While family members of two people who were killed by a drunk driver struggled Friday, Jan. 8, at his sentencing to come to grips with their loss, the mother of one young victim declared, “I don’t understand why we could have a war on terror, a war on drugs, but not a war on DUI murderers.”
The comments came during the sentencing of Shannon Kelly Shimp, 36, who got the maximum term of 16 years in state prison for what a jury convicted him of on Sept. 18.
Relatives of Ian Kinney, 19, of Julian, and Joseph Edwards, 52, of Ramona, expressed dismay that the jury acquitted Shimp of two counts of second-degree murder.
Shimp was found guilty of two counts of gross vehicular manslaughter while intoxicated, drunk driving, and drunk driving with injuries during the July 22, 2008, incident at 6 p.m. on state Route 78 near Ramona. Had Shimp, of El Cajon, been convicted of two second-degree murder counts, he would likely have been sentenced to more than 30 years to life in prison.
The courtroom was packed with family and friends of the victims and of Shimp. Many of their faces were etched in grief, sadness and sometimes anger. Shimp cried softly throughout and repeatedly tried to dab tissues to his face while he was handcuffed and dressed in blue jail clothing.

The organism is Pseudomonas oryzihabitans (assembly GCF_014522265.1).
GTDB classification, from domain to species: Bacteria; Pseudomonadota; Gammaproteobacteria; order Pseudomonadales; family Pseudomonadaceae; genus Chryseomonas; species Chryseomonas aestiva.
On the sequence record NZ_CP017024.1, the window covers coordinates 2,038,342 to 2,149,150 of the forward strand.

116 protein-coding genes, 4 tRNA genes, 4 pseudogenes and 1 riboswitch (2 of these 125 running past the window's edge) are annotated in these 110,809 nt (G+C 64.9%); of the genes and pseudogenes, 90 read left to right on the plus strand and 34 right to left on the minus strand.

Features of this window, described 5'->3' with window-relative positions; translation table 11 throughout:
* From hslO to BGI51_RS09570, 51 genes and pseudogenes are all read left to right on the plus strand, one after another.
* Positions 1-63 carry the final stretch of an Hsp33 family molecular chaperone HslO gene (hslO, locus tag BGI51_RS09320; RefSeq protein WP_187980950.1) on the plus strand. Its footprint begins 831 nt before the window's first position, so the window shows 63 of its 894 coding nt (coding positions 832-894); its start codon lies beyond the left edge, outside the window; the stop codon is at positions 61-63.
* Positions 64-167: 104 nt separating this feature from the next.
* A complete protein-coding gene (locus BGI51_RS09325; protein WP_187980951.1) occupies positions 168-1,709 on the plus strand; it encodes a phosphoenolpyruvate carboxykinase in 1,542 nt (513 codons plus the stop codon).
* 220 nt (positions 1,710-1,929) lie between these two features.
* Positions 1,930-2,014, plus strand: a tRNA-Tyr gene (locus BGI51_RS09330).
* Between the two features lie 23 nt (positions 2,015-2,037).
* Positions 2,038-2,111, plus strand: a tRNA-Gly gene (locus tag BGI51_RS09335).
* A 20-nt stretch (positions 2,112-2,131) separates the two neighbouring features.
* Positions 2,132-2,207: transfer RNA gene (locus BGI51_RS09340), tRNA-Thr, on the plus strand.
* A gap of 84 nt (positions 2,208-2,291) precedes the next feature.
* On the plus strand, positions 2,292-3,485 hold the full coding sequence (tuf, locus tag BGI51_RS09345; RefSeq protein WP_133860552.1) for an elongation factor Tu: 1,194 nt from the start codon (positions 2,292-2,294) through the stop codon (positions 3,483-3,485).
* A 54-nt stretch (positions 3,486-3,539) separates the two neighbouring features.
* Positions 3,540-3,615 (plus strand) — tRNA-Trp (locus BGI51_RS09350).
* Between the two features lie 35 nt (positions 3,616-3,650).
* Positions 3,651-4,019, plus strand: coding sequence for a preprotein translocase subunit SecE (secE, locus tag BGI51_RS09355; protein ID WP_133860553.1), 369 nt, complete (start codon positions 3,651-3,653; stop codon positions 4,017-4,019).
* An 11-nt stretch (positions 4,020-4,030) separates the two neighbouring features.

El Cajon Superior Court Judge Herbert Exarhos said that, while Shimp “has genuine remorse,” he also noted that Shimp was driving “a one ton truck that turned it into this lethal weapon.” Exarhos said Shimp had left Molly Malone’s in Ramona after a bartender stopped serving him drinks and Shimp also had methamphetamine in his system.
Exarhos ordered him to pay restitution to the families at an amount to be determined at a future hearing and a $1,000 fine. He gave him credit for serving 536 days in jail.
He imposed 10 years for the death of Ian Kinney, and three years for the death of Edwards, who was Shimp’s passenger in a white flatbed truck. Kinney was driving a Lexus and Shimp plowed head-on into the Lexus while in the westbound lane as he tried to pass three vehicles.
Exarhos added three years consecutively for the great bodily injuries suffered by Kinney’s girlfriend, Tessa Medearis, 19, who suffered broken hands and feet and fractures of her nose, rib, and elbow.
Ian Kinney’s mother, Deborah Kinney, told the judge there are more people killed in drunk driving crashes than are lost in wars.
“I don’t understand why we could have a war on terror, a war on drugs, but not a war on DUI murderers. I feel our laws have to change,” she added. “We have to protect (people).”
Deborah Kinney also made reference to recent drunk driving victims, a pregnant woman on New Year’s Day in San Diego.
Scott Kinney, the victim’s father, said Shimp had “crushed away the lives of two...with depraved indifference.” He said his son’s death left the family “a hellish nightmare that we cannot escape from.”